by Ayesha Zahid, University of Texas-Pan American
Sherman Alexie weaves powerful, humor-ridden tales of adventures (and misadventures) in the Spokane Indian Reservation in his 1993 short story collection, The Lone Ranger and Tonto Fistfight in Heaven. While Alexie’s work unabashedly jabs at issues surrounding race, poverty, and alcoholism, it does so with poignant humor and style. The stories seem to become somewhat autobiographical, but it is important to remember that Fistfight is, first and foremost, a piece of fiction. Alexie’s collection covers both solemn and lighthearted stories, ranging from one tipi to the next, from one Indian cousin to another.
The stories are largely centered around the Spokane reservation, although characters like Junior and Thomas Builds-the-Fire are shown traveling to other places and taking a piece of the reservation with them as they go. This piece is what Alexie highlights loudly from personal experience. As a Spokane-born author, is it his own experience he takes and molds into outrageously realistic tales to share with his audience.
Kathryn MacKay, a professor of History at the Weber State University, stated, “Writing became a means to perpetuate tradition in the face of cultural disintegration,”—which goes back to the problem-roots Alexie addresses repeatedly in his work: the fact that the Indian identity has been showered with cracks and potholes, but that these cracks and potholes are self-repairing. They fill themselves up with plenty of alcohol and laughter: two aspects of reservation life Alexie generously alludes to. One of his more recent works, The Absolutely True Diary of a part-Time Indian (2007 National Book Award for Young People’s Literature), liberally mentions alcohol and drunk habits on the reservation. I read it a few years back and, comparing it to Fistfight, wondered whether there was too much mention of alcoholism in his books. If this is a stereotype for reservation Indians—I thought to myself—why is he perpetuating it over and over?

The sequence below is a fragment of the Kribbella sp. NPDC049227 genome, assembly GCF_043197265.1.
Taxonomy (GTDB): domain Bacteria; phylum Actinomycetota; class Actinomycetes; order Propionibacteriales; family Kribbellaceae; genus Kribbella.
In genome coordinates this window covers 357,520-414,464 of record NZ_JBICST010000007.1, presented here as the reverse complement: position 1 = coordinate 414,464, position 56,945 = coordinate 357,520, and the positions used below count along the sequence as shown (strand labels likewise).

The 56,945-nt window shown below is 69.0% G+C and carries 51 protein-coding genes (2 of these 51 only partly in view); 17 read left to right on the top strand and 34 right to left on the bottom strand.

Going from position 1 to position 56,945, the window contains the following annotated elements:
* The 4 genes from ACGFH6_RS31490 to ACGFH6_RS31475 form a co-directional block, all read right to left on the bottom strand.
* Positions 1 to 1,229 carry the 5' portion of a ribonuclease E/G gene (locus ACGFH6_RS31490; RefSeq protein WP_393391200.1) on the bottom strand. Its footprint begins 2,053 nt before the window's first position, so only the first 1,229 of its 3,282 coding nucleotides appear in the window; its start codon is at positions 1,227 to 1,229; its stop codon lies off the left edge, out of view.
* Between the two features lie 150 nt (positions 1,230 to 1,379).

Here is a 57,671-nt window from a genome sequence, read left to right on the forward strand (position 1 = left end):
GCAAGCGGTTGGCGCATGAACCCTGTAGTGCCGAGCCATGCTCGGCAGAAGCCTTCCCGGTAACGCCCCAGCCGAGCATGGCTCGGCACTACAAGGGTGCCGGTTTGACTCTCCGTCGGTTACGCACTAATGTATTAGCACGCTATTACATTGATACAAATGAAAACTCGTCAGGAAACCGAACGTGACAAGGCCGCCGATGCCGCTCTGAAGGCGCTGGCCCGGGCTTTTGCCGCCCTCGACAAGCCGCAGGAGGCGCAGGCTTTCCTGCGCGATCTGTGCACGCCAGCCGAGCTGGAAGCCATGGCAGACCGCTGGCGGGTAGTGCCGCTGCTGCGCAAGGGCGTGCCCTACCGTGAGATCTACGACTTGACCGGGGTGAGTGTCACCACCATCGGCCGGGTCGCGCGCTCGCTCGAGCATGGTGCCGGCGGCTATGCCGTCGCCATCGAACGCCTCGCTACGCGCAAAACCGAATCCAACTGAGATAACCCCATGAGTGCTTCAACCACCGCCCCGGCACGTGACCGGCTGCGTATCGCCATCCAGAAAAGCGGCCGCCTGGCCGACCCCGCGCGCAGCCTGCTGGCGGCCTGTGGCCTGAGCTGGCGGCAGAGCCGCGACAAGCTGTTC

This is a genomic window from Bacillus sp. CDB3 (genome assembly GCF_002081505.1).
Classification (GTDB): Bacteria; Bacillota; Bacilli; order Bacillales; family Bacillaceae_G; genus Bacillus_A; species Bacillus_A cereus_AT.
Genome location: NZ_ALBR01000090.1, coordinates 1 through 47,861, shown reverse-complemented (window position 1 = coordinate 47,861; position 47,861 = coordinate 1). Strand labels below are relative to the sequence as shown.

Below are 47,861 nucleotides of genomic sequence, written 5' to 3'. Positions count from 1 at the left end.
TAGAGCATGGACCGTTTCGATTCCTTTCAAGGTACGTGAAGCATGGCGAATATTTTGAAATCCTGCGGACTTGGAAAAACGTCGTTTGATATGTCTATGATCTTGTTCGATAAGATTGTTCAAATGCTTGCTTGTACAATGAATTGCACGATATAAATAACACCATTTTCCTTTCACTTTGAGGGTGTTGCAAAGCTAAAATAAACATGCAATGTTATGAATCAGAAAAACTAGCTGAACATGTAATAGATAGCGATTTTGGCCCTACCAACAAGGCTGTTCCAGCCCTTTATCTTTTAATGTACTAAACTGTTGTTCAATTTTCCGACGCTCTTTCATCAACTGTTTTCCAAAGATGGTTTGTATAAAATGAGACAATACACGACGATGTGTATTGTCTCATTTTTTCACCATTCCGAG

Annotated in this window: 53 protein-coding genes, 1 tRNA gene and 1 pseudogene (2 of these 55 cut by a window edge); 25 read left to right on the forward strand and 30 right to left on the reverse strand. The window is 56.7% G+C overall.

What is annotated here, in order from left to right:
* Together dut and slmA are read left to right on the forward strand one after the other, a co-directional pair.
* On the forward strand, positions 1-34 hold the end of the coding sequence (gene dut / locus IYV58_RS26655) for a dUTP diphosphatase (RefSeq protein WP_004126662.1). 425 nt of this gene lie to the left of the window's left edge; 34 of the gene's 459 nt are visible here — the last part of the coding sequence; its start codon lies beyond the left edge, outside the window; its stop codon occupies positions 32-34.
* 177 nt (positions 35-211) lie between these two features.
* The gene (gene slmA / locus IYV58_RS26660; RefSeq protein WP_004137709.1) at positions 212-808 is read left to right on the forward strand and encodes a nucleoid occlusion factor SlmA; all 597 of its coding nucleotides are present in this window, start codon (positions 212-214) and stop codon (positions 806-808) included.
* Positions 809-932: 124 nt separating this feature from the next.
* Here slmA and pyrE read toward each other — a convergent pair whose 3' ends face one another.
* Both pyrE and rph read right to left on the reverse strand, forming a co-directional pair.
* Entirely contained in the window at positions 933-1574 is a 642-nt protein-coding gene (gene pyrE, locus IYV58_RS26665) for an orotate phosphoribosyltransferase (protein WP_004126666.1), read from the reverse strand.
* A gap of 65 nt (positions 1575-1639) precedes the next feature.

Alexie touches on this particular criticism in his introduction to Fistfight. He mentions that he is “dealing with stereotypical material.” But he also states he “can only respond with the truth.” As a result, when we read of the drunken characters or of those characters in love with the drunks, we are reading Alexie’s version of the truth, whether it falls in line with stereotypes or not. He mentions, “I am writing autobiography,”—not in the sense of the stories being factual or memoir-like, but in that the experiences are based on what was considered the truth in the Spokane reservation.
Alexie’s attitude towards the truth complements the distinction between stereotypes and the truth. Sometimes the two ideas slink into each other’s territories and stay there for a while. He does not write to glorify the effects of alcohol on the residents. It is part of his process to make the stories real. If I were to begin writing a collection of stories about Sufis residing in Punjabi villages, and conveniently leave out the mention of opium because it portrays my people negatively, I would be lying to myself and the reader. We tell stories not because we can, but because we must. When we put a little of ourselves in the stories we create, we end up writing to pass our stories forward. Fistfight is a highly personalized read in terms of details and Spokane culture. However, it is also universal and accessible in that it leaves room for the reader to connect to well-developed and raw, real characters, which makes the collection an engaging read.
While the stories are riddled with hopelessness (at one point I found myself having to close the book to take a deep breath and recover from a particularly strong scene), the hopelessness is accompanied by a good dose of laughter—the other tool in the survival kil for the Spokane reservation Indians (or the filling for the potholes and cracks in the Indian identity). In “The Approximate Size of My Favorite Tumor,” Jimmy One-Horse tells his wife, Norma, that he has cancer. He goes on to deal with this upsetting news by comparing his tumor to a baseball and asks Norma to call him Babe Ruth. Norma retaliates: she slaps him, leaves the house, and comes back a few months later because, she says, Indians are at least good at helping people die.
In “Imagining the Reservation,” Alexie writes, “Survival = Anger x Imagination. Imagination is the only weapon on the reservation.” This particular story has no protagonist other than the Indians, and no antagonist but the world. The author weaves a powerful tapestry of images: Crazy Horse inventing the atom bomb in 1876; shards of glass with the persona’s reflection cast in them; an Indian freezing to death in a freezer which wasn’t turned on—and so forth. The images capture the importance of imagination on the reservation which falls in with laughter and alcoholism as a coping device. These coping devices are internal—imagination is a weapon meant for fighting hopelessness at the internal level rather than the external. Humor and drinking fall into the same pool. In a way, Fistfight is a collection of stories about reservation survival methods: you laugh, you drink, and when the world shits on you, you pretend to shit right back on it.